Can an OS vulnerability be exploited to install BIOS/UEFI/firmware malware (such as a keylogger)? I know BIOS is a "deeper" level than the OS. I know firmware based keyloggers exist. I know they can be installed by an adversary flashing the BIOS. But can an OS i.e. Windows write to the firmware? Could a hacker theoretically (whether or not this has ever been done) exploit a security vulnerability in a victim's operating system and use that to flash the BIOS or otherwise install malware into the firmware? And if not, then how could someone remotely flash/infect the BIOS? And how can that be protected against?

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    What firmware are you referring to? The core of this question seems to me to understand how the relationship between OS and BIOS works.
    – Tom K.
    Feb 18, 2018 at 21:58
  • Emma, how does one update the BIOS in normal operation? There is a ton of material out there for every one of your questions. Yes, there is BIOS malware.
    – schroeder
    Feb 18, 2018 at 22:06
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    You should check the Chernobyl virus from the 90's. It was unique in that it overwrote the BIOS from the OS, effectively bricking the motherboard and making the PC unusable
    – user88566
    Feb 19, 2018 at 3:33

2 Answers 2


Firmware configuration

Writing to the BIOS is a privileged operation, only doable by the superuser. Many BIOSes attempt to prevent this, for example by locking the SPI write bit and limiting the ability of SMM to interact with the BIOS. Unfortunately, there are so many ways to modify the BIOS that many (most?) firmware vendors do not adequately lock down the configuration, allowing the superuser to modify it. Whether or not a given system has a vulnerable BIOS can be determined using the CHIPSEC framework. It scans the system for common misconfigurations and reports them, along with the implications. It will report on whether or not all the required lock bits are set at boot. In many cases they simply are not.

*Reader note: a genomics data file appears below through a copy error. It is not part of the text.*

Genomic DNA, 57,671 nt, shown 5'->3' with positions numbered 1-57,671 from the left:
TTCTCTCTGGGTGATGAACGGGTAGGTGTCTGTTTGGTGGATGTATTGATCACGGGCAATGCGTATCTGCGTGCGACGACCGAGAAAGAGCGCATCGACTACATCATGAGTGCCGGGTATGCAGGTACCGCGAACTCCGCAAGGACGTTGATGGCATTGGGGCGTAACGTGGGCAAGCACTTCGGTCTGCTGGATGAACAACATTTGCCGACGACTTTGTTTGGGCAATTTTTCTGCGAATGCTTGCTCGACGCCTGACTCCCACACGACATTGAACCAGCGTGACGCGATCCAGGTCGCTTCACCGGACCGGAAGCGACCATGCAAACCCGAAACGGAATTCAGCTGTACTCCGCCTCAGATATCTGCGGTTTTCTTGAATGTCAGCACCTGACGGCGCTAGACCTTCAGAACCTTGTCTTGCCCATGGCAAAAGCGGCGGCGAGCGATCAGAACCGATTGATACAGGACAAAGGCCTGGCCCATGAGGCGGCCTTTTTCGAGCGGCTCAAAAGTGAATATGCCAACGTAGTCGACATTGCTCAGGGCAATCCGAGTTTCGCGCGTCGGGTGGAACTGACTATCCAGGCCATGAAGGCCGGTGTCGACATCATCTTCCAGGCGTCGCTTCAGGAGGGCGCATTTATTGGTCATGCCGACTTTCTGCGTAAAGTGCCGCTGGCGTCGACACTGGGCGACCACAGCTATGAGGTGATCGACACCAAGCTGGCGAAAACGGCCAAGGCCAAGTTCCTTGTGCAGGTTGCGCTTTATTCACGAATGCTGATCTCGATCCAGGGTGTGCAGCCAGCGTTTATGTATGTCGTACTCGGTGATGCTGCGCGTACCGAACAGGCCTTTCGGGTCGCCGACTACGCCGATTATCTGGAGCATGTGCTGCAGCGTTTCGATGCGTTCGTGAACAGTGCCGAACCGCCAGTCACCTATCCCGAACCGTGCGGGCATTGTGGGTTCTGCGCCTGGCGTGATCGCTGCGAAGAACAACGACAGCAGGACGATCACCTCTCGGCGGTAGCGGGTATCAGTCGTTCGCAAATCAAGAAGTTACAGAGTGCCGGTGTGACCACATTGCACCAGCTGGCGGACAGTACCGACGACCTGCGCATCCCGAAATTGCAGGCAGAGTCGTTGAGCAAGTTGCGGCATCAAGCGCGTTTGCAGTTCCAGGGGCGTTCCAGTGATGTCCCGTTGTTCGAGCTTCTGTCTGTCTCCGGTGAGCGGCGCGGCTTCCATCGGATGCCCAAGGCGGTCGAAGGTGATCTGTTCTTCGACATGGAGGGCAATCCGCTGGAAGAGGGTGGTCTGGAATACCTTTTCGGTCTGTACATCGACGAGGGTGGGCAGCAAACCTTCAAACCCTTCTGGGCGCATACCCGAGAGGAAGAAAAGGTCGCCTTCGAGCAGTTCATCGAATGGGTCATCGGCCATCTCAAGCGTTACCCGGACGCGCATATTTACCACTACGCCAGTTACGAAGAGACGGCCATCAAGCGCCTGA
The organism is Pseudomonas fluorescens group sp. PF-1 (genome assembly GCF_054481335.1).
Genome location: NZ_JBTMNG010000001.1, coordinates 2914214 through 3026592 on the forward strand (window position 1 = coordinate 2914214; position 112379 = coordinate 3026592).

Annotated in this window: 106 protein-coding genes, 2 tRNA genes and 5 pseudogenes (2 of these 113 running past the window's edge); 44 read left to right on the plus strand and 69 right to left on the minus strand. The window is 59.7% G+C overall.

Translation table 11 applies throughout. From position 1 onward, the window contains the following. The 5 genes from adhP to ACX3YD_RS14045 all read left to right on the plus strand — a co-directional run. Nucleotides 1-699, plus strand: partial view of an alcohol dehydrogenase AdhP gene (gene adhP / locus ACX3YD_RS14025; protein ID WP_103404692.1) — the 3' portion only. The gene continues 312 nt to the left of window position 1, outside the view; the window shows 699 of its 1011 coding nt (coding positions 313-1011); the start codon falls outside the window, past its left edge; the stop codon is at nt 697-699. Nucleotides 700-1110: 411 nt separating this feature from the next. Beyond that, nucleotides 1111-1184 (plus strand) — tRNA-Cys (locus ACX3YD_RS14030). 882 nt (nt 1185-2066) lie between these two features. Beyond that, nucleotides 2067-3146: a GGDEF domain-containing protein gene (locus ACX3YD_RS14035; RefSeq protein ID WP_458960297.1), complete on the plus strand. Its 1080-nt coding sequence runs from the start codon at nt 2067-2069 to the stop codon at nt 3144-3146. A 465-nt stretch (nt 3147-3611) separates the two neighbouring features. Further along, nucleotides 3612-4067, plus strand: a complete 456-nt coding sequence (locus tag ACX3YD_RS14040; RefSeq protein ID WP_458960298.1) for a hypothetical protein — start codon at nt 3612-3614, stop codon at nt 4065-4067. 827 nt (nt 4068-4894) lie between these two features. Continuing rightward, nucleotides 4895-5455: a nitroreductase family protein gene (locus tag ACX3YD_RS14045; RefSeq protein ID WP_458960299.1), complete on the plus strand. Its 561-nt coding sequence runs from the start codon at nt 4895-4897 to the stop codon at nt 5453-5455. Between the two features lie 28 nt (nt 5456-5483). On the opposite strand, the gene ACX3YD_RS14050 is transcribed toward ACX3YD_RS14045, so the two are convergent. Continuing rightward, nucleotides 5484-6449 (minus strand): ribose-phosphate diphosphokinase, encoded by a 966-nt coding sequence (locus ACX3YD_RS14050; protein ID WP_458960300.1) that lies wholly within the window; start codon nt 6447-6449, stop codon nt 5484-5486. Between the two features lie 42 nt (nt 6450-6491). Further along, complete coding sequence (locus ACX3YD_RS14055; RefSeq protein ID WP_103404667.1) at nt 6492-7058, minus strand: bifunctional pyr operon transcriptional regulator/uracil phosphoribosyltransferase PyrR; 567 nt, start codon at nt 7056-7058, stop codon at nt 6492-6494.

This is not necessarily sufficient for protecting against an attacker with privileged access. A sufficiently advanced attacker, even if they cannot modify the BIOS, may still be able to modify option ROMs or even storage device firmware. At the very least, they may be able to physically damage the computer by repeatedly writing to non-volatile write-sensitive storage such as NVRAM (at least the kind that uses flash instead of battery-backed SRAM). But regardless of other remaining risks, locking down the BIOS, or at least determining if it is locked down, is the first step.

Additionally, privileged tasks have access to low-level interfaces on the system. There has been an increase in firmware security research lately which has shown that, even with all locks properly configured, the sheer complexity and difficulty in patching systems makes bugs pervasive. This can manifest itself simply as ways to bypass firmware security, or even ways to get even more privileges.

Measured boot